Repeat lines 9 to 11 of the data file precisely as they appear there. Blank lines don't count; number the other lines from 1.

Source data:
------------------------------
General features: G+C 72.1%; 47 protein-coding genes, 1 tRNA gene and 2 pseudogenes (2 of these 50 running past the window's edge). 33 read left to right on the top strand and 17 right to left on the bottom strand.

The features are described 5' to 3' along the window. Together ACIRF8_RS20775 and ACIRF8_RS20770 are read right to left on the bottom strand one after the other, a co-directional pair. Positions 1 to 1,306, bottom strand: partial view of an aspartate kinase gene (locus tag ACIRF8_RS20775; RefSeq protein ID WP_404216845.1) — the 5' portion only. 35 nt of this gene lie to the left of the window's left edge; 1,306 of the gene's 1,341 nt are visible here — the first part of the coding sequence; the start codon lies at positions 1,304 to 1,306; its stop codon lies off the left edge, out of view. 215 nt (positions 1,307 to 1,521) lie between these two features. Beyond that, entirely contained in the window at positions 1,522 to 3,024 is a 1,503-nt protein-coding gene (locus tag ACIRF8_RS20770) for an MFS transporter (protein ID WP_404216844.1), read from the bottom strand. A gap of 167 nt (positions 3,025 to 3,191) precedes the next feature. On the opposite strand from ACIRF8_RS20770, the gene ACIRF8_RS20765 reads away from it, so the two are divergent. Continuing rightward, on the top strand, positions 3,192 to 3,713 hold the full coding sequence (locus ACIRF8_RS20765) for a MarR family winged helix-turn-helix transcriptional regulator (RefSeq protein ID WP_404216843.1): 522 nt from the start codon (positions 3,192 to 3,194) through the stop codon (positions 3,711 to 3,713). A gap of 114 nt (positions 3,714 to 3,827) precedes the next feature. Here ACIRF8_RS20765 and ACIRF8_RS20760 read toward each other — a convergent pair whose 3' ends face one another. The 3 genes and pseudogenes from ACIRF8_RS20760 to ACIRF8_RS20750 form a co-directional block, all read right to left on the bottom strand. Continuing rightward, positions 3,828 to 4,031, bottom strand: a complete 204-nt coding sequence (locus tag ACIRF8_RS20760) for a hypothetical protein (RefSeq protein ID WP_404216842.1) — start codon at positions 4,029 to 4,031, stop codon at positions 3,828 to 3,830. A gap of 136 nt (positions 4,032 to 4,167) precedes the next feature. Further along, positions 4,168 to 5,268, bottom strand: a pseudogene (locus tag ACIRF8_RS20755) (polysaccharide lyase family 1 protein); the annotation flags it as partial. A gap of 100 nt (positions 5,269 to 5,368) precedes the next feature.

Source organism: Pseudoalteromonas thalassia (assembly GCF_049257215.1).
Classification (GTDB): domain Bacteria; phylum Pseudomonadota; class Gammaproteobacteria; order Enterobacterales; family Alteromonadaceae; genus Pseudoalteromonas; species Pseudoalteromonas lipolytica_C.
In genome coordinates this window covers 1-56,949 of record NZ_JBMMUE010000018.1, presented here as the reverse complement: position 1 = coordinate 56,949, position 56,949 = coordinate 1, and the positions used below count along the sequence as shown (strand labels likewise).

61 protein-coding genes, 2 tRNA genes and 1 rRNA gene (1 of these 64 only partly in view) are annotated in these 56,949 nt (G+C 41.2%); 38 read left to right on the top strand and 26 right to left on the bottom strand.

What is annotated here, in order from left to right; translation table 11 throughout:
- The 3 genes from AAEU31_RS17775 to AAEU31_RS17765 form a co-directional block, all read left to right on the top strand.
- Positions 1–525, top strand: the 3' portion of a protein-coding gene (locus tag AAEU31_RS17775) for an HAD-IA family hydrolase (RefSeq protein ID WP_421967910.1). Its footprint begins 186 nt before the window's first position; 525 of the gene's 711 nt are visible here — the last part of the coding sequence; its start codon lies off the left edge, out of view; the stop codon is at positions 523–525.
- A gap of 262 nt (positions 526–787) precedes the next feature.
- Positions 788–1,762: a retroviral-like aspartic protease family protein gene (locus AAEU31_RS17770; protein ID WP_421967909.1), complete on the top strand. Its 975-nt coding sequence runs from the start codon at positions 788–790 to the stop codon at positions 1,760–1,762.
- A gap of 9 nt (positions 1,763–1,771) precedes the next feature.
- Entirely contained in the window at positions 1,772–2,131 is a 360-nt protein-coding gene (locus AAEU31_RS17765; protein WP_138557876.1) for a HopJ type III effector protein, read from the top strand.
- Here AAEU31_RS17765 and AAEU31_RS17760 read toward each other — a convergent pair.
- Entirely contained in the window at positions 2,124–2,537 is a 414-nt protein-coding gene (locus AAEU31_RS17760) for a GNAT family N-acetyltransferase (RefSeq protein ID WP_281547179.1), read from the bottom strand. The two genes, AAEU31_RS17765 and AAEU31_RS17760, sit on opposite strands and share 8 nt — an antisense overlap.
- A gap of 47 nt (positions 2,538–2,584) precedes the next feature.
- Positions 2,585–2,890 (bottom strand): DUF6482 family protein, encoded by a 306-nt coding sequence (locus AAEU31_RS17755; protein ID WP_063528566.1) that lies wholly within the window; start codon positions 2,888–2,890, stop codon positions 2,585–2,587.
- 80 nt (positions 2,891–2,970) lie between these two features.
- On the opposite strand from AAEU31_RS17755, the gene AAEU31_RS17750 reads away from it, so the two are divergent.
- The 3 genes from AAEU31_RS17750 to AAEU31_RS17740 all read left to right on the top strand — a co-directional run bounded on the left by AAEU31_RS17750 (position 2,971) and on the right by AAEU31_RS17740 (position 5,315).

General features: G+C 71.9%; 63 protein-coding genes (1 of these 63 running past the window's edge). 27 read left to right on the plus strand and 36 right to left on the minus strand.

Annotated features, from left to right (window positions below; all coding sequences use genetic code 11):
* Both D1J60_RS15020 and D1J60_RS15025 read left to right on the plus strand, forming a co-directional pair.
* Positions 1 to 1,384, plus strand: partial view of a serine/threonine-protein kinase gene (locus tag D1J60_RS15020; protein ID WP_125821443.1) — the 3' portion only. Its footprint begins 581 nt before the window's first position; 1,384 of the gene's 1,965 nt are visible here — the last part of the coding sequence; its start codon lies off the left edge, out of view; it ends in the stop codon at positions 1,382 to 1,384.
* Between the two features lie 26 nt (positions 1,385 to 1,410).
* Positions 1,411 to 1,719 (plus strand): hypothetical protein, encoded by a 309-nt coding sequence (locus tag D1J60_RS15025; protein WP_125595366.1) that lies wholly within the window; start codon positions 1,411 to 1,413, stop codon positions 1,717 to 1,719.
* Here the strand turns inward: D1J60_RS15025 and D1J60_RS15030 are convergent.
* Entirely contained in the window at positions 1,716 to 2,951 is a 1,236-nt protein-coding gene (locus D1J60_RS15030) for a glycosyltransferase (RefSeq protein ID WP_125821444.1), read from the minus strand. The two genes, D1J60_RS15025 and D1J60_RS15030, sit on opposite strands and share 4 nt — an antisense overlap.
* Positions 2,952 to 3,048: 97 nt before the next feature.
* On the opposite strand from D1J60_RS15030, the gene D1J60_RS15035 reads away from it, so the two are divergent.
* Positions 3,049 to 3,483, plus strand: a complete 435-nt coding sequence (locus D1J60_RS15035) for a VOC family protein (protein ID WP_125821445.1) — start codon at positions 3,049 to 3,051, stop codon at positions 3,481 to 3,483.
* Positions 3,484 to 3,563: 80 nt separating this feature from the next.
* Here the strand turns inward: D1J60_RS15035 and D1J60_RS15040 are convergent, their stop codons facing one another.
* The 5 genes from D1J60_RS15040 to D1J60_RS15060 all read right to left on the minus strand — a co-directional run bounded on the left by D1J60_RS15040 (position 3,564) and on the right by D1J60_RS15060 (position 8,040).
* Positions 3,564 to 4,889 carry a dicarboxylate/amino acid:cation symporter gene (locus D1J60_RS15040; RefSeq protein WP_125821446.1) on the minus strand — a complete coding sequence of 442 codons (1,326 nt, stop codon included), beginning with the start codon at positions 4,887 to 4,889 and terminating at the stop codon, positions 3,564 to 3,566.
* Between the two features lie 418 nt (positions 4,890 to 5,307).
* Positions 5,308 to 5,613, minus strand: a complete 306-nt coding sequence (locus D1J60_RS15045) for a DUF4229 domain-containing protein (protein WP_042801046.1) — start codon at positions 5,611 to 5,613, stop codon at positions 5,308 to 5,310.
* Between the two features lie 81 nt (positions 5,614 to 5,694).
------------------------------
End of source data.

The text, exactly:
- Positions 1–525, top strand: the 3' portion of a protein-coding gene (locus tag AAEU31_RS17775) for an HAD-IA family hydrolase (RefSeq protein ID WP_421967910.1). Its footprint begins 186 nt before the window's first position; 525 of the gene's 711 nt are visible here — the last part of the coding sequence; its start codon lies off the left edge, out of view; the stop codon is at positions 523–525.
- A gap of 262 nt (positions 526–787) precedes the next feature.
- Positions 788–1,762: a retroviral-like aspartic protease family protein gene (locus AAEU31_RS17770; protein ID WP_421967909.1), complete on the top strand. Its 975-nt coding sequence runs from the start codon at positions 788–790 to the stop codon at positions 1,760–1,762.